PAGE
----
When Beloit College retooled its recruitment materials and positioning, the approach hinged on the college’s ability to showcase the accelerated pulse of what seemed, from the outside, to be a small and sleepy campus. Under the theme “Liberal Arts Amplified”, the communications and web team set out to illustrate this energy on the website and elsewhere, and found along the way that in this case, less was more (and more was more). Borrowing from new approaches (in HTML5) and best practices, we built a new site that serves to highlight campus life, offerings, and students, and to do so in a way that is more authentic, more powerful, and less time consuming than preparing video package after video package. Along the way, we found that we could easily and cheaply replicate this approach across campus, through retargeting, and even on livestreaming holding slides -- and do all that with a ¼ time videographer and a half dozen student workers. This session will provide an overview of how we implemented video across our site (the plan, process, and implementation) and what we’ve seen and heard as a result. We’ve discovered that while a picture might be worth a thousand words, a video is worth a million.
I won't sugarcoat it. Creating responsive email isn't easy. In fact it's hard. Like, harder-than-coding-for-IE6 hard. But everyone is saying how valuable email marketing is. Furthermore, having responsive email designs is just as important as having as having a responsive website when you consider that more than 50 percent of emails are opened on a mobile device. Multiply that by the millions of emails your institution delivers annually, and that adds up to a big problem. Or a big opportunity, depending on how you look at it. In this session, we'll roll up our sleeves and cover the best practices in responsive email. Like responsive web design, mastering responsive emails involves changes in how we write, design, and code. It's a dirty job, but somebody's gotta do it.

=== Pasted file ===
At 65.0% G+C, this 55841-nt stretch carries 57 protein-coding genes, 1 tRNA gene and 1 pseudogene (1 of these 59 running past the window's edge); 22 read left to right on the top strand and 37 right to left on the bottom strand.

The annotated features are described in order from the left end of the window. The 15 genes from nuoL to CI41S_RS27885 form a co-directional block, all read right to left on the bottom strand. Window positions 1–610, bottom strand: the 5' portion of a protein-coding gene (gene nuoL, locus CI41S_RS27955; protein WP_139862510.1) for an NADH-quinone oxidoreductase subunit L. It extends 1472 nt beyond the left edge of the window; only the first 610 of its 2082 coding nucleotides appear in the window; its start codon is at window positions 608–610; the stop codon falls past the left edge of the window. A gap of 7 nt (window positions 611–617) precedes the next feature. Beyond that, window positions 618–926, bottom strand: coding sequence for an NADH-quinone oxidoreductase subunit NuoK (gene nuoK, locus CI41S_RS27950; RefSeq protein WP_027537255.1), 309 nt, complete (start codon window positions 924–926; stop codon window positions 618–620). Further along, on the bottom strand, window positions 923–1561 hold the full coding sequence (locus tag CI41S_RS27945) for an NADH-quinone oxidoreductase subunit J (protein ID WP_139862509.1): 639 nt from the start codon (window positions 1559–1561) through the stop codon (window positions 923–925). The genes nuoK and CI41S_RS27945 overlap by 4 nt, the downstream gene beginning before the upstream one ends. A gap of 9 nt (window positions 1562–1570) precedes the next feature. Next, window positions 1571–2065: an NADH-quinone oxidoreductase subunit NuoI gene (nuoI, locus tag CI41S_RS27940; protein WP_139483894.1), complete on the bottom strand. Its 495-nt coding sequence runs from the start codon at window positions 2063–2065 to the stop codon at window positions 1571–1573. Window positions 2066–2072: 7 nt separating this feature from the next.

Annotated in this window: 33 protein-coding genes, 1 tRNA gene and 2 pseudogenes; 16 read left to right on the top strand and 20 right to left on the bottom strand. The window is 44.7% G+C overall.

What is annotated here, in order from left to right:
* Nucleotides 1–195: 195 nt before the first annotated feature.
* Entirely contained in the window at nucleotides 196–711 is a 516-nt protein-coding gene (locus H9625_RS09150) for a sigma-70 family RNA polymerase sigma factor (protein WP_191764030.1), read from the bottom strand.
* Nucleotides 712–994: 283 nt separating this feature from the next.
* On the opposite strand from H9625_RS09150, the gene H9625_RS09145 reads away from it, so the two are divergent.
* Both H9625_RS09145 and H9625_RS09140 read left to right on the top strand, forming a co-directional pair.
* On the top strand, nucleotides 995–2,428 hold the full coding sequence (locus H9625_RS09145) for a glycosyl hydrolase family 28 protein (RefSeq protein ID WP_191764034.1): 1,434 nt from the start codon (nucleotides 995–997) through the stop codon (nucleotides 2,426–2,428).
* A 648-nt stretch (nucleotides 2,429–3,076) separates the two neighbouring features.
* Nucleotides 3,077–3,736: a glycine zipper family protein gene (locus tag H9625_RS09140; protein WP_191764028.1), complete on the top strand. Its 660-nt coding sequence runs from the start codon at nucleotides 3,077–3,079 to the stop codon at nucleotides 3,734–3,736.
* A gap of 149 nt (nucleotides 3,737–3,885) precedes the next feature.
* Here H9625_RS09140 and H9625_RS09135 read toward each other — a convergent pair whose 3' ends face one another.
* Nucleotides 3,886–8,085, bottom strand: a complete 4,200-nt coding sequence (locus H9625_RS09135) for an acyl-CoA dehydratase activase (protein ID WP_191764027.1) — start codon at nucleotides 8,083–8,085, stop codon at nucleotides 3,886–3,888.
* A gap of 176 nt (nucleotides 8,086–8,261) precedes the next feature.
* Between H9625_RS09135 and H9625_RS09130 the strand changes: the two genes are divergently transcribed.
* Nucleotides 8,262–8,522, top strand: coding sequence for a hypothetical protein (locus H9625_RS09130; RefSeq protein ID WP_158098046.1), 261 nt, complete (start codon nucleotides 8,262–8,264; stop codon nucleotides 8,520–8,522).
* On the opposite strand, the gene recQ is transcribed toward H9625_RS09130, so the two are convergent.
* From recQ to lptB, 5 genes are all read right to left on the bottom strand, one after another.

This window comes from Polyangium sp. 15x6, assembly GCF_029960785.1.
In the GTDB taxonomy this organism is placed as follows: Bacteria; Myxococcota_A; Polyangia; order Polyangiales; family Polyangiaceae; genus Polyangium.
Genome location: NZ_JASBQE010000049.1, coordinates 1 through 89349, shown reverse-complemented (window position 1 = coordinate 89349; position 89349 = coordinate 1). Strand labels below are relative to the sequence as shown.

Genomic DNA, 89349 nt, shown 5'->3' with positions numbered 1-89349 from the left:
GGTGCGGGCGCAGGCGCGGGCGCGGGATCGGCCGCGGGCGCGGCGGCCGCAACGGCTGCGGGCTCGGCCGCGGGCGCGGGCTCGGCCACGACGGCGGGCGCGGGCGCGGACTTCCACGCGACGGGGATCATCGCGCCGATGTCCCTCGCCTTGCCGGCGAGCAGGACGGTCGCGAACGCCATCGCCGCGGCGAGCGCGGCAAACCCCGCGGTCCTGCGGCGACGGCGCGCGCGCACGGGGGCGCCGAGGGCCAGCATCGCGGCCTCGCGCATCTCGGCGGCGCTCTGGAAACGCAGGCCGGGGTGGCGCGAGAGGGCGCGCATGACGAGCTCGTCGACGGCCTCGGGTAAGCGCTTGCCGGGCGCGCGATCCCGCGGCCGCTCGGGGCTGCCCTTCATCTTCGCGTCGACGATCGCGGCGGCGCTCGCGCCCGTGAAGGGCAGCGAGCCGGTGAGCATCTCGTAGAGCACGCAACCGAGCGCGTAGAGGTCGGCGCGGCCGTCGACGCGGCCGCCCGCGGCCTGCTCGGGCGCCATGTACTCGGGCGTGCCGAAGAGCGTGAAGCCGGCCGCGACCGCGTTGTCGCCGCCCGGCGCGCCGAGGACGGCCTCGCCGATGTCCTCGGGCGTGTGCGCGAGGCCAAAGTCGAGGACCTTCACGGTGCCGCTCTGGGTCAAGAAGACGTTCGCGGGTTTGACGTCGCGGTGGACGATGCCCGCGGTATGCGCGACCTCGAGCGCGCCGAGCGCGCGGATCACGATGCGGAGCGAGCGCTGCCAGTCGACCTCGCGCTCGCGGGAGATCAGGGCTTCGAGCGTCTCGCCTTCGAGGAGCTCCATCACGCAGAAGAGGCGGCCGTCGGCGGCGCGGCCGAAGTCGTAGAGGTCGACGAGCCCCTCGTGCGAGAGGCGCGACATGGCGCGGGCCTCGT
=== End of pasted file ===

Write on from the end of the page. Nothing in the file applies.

There are a million reasons to use infographics. Studies have shown over and over how fascinated we are by graphics and images, and how averse we are to text. Infographics are -- when done right -- entertaining, informative, and enticing. So why don't we see them more in higher ed? Well, they can be difficult to create. It's hard to know where to start. And they take a heck of a lot longer to design than it takes to write a paragraph or two. In an industry that's often short on staff, how do we find a way to take advantage of the infographic in higher education? This session aims to educate on infographics in and for educational institutions. We'll start with a background on infographics and why they're so compelling. We'll look at all the different kind of infographics out there. We'll then consider when it's appropriate to create infographics, and talk about some of the ways it can be done -- whether that's using a simple, free tool, or opening InDesign or Illustrator and getting your hands dirty. Finally, we'll look at examples of when infographics do and don't work, and the range of outcomes, both good and bad.
Finding Your Way (AIM7)
Wayfinding and map data: so many (conflicting) data sources out there, so little time . And so much potential for losing your future students before you can even make the pitch. We’ll look at ways to correct your campus data in major mapping systems, and then look at some fairly easy-to-build and inexpensive options for building mobile-friendly interactive maps for your campus.
We live in a visual world. With the growing popularity of apps such as Instagram and Snapchat -- and with Facebook and Twitter becoming increasingly more image-driven -- it is essential that higher ed marketers and social media managers be able to engage student audiences through dynamic imagery. Information that used to be presented in text-heavy flyers and emails is now forced to compete for our students’ attention alongside Grumpy Cat memes and ten-second Vines. If you’re not a graphic designer nor professional photographer, this new landscape can seem pretty scary! But here’s the good news: By following a few simple tips, anyone can create beautiful, aesthetically pleasing, and effective visual content. This presentation will guide you through the process of visual content creation, including tips and tricks for planning your image strategy, taking the perfect photo with just a smartphone, editing and adding text, applying basic design principles, and implementing your new and improved material into existing communications channels.
Every college has access to shovels, soil, seeds, and trimmers, yet why are some campuses places of beauty for education while others are not? It's not the tools, it is an expression of values, leadership, and discipline that enable physical campus beauty over the decades. It's time to do the same in the digital environment. A content-management system, a few web developers, and varied ideas don’t make digital beauty (or effectiveness). It's time to bring the discipline from physical beauty to the digital campus.